Swimming with the Devilfish: Excerpt 3/5

Des Wilson on the poker pro’s… ”they’re ruthless but that’s the jungle they’re in.”

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(Extract from Des Wilson’s “Swimming with the Devilfish” – now on sale)

“I like the poker pro’s… I’ve found them friendly and fun, helpful and trusting. The best of them have courage, determination, discipline, and skill. They’re clever. They’re resilient. They fight back from appalling setbacks…who knows what lonely and painful hours they endure after suffering crushing blows to bank balance or ego in the early hours of countless mornings. Poker players have to be able to live with defeat and disaster, trials and setback, as an everyday experience, and put it in some kind of context, and draw on extraordinary self-belief. They’re free spirits who pay a price for freedom – namely, in uncertainties and insecurity and loneliness. And boredom – because sometimes they have to spend hours, sitting on poor cards, hanging on in there, waiting for the one break that will make the day profitable.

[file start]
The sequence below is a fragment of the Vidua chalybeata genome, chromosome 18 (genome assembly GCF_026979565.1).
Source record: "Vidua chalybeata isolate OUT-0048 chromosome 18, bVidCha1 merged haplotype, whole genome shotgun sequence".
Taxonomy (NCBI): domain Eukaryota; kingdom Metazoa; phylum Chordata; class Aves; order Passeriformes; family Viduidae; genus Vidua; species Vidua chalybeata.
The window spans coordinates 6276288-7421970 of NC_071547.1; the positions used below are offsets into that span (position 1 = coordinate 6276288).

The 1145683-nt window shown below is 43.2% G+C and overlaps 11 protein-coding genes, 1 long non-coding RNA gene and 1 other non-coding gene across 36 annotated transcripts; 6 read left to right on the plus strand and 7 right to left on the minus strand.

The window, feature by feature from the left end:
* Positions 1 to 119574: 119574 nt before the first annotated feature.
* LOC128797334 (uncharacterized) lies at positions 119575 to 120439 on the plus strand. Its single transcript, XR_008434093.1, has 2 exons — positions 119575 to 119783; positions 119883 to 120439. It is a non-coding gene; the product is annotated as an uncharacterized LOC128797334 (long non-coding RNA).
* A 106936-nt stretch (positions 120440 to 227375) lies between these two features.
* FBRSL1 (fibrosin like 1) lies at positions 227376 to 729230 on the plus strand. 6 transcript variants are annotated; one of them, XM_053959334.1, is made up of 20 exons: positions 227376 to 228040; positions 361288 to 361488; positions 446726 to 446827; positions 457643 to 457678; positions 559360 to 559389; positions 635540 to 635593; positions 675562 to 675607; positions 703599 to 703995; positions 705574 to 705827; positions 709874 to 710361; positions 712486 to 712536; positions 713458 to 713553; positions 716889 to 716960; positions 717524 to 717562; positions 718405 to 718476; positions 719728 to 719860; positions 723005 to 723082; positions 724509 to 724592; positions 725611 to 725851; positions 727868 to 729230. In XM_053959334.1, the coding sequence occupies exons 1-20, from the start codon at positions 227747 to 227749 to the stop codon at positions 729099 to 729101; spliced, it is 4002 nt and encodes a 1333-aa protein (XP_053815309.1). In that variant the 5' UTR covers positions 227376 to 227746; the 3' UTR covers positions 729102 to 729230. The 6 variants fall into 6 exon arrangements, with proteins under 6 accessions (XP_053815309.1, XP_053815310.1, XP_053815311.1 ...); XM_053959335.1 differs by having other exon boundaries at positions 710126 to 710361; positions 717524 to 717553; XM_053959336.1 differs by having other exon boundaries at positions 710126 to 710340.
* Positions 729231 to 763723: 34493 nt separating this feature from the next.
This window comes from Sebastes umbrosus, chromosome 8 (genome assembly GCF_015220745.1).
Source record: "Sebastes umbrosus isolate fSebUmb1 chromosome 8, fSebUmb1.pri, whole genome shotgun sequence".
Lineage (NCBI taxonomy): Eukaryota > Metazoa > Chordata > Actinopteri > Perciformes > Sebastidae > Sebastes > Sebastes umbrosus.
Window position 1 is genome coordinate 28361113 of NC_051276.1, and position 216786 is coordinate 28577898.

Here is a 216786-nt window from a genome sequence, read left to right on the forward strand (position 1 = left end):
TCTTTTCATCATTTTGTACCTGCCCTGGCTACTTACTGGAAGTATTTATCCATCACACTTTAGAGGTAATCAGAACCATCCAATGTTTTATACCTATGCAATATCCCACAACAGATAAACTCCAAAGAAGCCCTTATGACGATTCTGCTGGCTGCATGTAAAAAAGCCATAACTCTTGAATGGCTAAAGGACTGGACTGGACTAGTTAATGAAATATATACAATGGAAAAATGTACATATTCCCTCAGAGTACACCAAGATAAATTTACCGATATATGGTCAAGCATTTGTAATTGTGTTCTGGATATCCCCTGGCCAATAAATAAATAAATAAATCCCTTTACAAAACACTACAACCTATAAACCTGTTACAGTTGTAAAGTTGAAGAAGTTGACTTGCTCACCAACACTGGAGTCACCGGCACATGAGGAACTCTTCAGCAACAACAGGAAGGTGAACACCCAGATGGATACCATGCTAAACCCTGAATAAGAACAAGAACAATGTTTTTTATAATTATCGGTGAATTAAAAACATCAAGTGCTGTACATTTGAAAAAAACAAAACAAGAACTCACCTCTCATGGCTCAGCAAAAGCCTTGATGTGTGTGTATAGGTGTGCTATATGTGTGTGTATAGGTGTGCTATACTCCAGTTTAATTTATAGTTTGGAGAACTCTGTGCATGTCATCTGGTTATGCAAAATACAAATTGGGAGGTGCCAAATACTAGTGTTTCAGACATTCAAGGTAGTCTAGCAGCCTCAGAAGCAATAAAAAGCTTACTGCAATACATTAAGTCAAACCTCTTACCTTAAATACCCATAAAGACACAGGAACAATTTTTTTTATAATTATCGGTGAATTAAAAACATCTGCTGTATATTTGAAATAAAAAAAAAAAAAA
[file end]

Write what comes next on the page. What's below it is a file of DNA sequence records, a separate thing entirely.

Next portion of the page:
I like their eccentricities. They’re night people. ..even after spending six weeks in Las Vegas for the World Series they’re all deadly pale. No-one sees the sun. While most have a taste for good food and wine, their diet is appalling, because apart from breakfast-lunch in the early afternoon the food has to be snatched during the brief breaks of play. On the other hand, few of them have a drink problem. No serious poker player drinks before play, or at the table, and that doesn’t leave a lot of drinking time… outside of the card room, they tend to be innocents abroad. If you compare them with professional golfers – and there are parallels – in the sense that they lead a nomadic life, plying their trade, or practicing their skills, wherever the latest tournament is – they have no management, no long term plan. They book their own hotels, buy into tournaments themselves, and take life as it comes, confronting “the slings and arrows of outrageous fortune” with the occasional whinge but otherwise world-weary acceptance. The hours they lead and their lifestyle means that they can travel the world, day by day, with little awareness of what’s actually happening in it… despite the fact that a considerable number left school at 15 or 16, and have no educational qualifications, they have, generally speaking, an extraordinary facility for figures – mathematical skills that enable them to instantaneously work out the odds as each card is dealt – the remaining “outs” (cards in the pack that can help their particular hand) and the odds of winning with a particular hand, and the value of the hand compared with the money in the pot. And they have an extraordinary memory for hands they’ve played – sometimes going back years. Hang around in the bar and you’ll hear it scores of times: “I had ace queen, off suit, and he had a pair of sevens. I raise, he calls. Flop comes down ace, queen, and ten. I raise, he calls. Turn card is a three. I raise, he calls. River card is a seven. I figure the aces and queens will stand up, so I go all in. He calls. He calls, and turns over a seven…what can you say?” Another bad beat…. the players love to describe their bad beats, but they hate to listen to anyone else’s. They will listen, but with a glazed look in the eyes. It’s never said, but the basic rule is “don’t bother me with your bad luck stories, I’ve enough of my own.” For them there really is “no such things as society”; they don’t pay taxes, taking the view that if they pay taxes on their winnings, then they should be compensated for their losses. Paradoxically, they’re non conformists who play by the rules. They pride themselves on their independence but at the tournaments they’re like lambs – they queue to register, do what they’re told by the card room manager, keep to the laws of the game, and, on the whole, are courteous and friendly to others. They simply don’t think about money the way anyone else does. .. they’ve found a safe way of living dangerously, war without gunfire and where few of the injuries involve actual blood.”